Food Finder YYC


Connecting Youth with Nearby Food Sources

Throughout the school year thousands of Calgary kids receive food from organizations and programs dedicated to reducing hunger in the city. We worked with organizations dedicated to increasing food security for youth to develop a solution to get nutritious food into the hands of youth once they are out of school for the summer. Food Finder YYC is a web and SMS service that connects youth with nearby food resources.

Industry: Charity/Food Services
Challenge: Creating food security for vulnerable youth throughout Calgary.
Services: Website, SMS Chat Bot, UX and Design

Food Finder YYC - Calgary Teen Lunch

Background. Food insecurity is a problem for thousands of kids in all quadrants and communities throughout Calgary. During the school year there are several easily accessible options to get a healthy lunch into the hands of kids who may not otherwise have access to proper nutrition. Unfortunately once the school year ends many of those most vulnerable are left without access to nutritious food.

A group of organizations dedicated to increasing food security in Calgary have come together to collaborate on Food Finder YYC. Food Finder YYC is a pilot project running throughout the summer of 2017. The primary goal is to empower kids by providing them opportunities to gain access to nutritious food while they are out of school for the summer.

Food Finder YYC is proudly supported by:

Brown Bagging for Calgary’s Kids
Boys and Girls Clubs of Calgary
Calgary Food Bank
Calgary Swims for Lunch
Sodexo (made 100 sandwiches per day over summer)
Made Foods (made 100 sandwiches per week over summer)

Challenges. When youth are all together at schools it’s much easier for charitable organizations to get a nutritious lunch into their hands. Often, once the summer arrives and many of these vulnerable youth are on their own, they may not be aware of the options that are available for them to get food.

Implementing new technology into any organization can be a struggle, but the struggle is amplified when the organization is a charitable organization. When an organization is heavily carried by volunteers and most resources go directly towards impacting people’s lives it can be very difficult to allocate funds for technology. When choosing technology to implement into charitable organizations it is important to be certain that the technology chosen is both accessible and user-friendly to maximize effectiveness and reach.

Approach. At Uppercut we believe that technology can enable access to resources and our culture embraces social good projects. We felt that helping vulnerable youth gain access to nutritious food was a cause we could get behind, and jumped on the opportunity to donate our resources to help get the Food Finder YYC pilot project off the ground.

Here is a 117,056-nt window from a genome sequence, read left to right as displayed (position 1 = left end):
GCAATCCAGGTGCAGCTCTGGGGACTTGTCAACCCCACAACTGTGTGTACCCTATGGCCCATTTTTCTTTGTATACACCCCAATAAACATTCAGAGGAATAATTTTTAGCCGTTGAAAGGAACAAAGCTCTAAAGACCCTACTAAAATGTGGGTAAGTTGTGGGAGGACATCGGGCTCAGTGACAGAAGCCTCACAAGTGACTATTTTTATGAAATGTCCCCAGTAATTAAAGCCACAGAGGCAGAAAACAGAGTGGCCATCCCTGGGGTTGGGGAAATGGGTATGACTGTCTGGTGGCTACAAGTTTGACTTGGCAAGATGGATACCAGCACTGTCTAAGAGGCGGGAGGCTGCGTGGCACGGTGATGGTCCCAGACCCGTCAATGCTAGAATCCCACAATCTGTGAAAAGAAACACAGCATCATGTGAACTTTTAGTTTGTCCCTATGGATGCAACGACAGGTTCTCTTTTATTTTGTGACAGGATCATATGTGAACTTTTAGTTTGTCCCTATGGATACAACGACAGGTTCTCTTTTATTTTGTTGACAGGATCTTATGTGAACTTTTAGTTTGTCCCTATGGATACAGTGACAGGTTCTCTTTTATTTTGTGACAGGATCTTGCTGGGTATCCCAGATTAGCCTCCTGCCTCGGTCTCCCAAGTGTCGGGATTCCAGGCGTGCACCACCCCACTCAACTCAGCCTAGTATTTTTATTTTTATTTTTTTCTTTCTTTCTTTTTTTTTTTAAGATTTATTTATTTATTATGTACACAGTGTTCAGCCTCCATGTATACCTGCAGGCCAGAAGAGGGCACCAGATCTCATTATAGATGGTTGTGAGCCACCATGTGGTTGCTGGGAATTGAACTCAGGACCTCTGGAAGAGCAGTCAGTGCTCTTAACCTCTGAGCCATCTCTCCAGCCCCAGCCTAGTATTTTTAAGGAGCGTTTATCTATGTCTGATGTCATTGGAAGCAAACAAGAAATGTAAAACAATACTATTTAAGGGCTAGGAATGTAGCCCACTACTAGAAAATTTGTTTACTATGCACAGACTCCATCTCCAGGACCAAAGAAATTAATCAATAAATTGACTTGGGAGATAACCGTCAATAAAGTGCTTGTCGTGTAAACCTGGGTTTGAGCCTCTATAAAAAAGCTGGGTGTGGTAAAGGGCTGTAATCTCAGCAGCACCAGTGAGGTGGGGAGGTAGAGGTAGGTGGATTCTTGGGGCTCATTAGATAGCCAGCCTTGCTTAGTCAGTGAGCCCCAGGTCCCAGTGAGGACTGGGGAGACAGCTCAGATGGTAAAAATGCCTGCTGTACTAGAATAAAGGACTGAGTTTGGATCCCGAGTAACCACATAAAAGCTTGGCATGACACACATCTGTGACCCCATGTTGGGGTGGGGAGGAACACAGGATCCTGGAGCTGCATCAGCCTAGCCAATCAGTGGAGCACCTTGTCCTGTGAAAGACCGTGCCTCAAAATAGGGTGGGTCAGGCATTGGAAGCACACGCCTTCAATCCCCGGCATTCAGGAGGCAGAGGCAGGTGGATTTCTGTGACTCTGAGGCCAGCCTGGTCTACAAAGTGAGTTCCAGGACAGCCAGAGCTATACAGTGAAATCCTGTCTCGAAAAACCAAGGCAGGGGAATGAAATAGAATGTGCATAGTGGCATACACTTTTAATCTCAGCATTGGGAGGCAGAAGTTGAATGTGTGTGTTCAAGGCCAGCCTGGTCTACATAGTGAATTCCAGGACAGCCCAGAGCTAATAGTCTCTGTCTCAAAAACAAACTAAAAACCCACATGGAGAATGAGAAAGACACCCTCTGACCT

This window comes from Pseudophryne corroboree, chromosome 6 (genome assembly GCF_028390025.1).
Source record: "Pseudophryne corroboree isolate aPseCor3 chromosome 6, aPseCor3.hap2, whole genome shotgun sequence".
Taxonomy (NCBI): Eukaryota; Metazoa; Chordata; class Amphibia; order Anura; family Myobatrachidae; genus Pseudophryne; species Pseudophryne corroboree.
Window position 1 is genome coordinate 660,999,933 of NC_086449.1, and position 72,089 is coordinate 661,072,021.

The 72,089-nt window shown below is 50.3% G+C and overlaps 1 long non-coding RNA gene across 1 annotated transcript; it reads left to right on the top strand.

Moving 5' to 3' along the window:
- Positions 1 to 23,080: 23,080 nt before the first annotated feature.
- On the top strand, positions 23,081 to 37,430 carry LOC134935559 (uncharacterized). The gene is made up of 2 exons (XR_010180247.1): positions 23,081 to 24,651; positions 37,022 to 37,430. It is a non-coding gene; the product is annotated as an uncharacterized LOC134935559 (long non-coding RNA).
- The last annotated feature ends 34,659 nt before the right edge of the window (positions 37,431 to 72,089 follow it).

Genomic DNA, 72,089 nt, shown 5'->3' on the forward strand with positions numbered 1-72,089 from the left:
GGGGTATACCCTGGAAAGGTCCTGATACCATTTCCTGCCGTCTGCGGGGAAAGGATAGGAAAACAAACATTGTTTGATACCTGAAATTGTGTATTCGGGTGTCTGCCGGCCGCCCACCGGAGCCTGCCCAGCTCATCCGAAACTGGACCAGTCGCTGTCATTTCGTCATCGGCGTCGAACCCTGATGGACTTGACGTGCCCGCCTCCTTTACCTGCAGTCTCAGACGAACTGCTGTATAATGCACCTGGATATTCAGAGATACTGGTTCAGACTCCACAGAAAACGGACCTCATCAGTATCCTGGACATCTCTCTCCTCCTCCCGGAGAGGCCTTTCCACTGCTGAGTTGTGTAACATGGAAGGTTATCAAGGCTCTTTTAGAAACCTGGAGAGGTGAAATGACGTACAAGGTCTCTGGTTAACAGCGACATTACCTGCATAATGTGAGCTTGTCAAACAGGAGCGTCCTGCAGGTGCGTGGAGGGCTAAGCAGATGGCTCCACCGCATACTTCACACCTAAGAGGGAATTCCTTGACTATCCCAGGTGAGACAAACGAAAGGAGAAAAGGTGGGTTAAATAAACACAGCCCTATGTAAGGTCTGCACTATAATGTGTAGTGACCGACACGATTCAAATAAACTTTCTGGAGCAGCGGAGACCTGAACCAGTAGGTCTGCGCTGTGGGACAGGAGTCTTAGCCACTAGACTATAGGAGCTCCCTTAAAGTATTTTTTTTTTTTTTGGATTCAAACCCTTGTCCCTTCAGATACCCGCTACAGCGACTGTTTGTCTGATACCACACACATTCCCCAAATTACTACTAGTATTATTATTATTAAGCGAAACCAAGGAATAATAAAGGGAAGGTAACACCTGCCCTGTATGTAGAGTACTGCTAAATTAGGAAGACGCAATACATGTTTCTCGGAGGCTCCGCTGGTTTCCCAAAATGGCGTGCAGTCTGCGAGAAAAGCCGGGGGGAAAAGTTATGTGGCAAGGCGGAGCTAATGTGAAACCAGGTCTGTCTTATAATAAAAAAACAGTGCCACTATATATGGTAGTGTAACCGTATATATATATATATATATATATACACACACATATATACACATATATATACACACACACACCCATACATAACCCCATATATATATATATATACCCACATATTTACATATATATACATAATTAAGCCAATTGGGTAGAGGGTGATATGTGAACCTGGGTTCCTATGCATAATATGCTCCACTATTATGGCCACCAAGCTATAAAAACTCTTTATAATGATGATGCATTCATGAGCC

We felt that a location-based solution would be most effective, informing youth of the closest accessible resources available. However, an app or GPS focused program was not an option since it would limit the use to those with access to a smartphone or mobile data plan. Instead we opted for both a web application and an SMS chat bot. The web application is available through the Food Finder YYC website while the chatbot can be accessed by texting “Food” to 587-318-0232.

In addition to ensuring that the technology chosen was accessible to youth, it was also crucial that the information provided be presented in a way that was easy to act upon. We used filters to allow kids to select whether they are looking for a specific meal, a snack, or a food hamper (available only if they have ID or referrals) up to two days in advance. The website also provides the kids with any specific instructions they may need once they reach their destination, such as which entrance to use, if a waiver is required, or even what to say once they arrive.

The Food Finder YYC Chat Bot went through several iterations to become the warm, friendly Chat Bot it is today. Initially the bot was built solely to provide useful information to kids about where to get food. After testing it became evident that users thought the bot was cold and lacked personality. Switching from “we” to “I”, and adding a friendlier tone complete with emojis convinced several users they were talking to an actual person. The Chat Bot also provides information for food available both immediately or the following day and allows for 3 different types of reference points to determine location: Address, Intersection, or Closest Public or Catholic School. It was also important that it recognize common spelling mistakes, as well as any nicknames that kids may have for different school.

Results. The pilot officially launched in June of 2017 and the team has future plans to expand the number of resources available and add functionality to allow locations to manage their own schedules. In addition, the project will be open source in the future to provide other communities a solution of their own.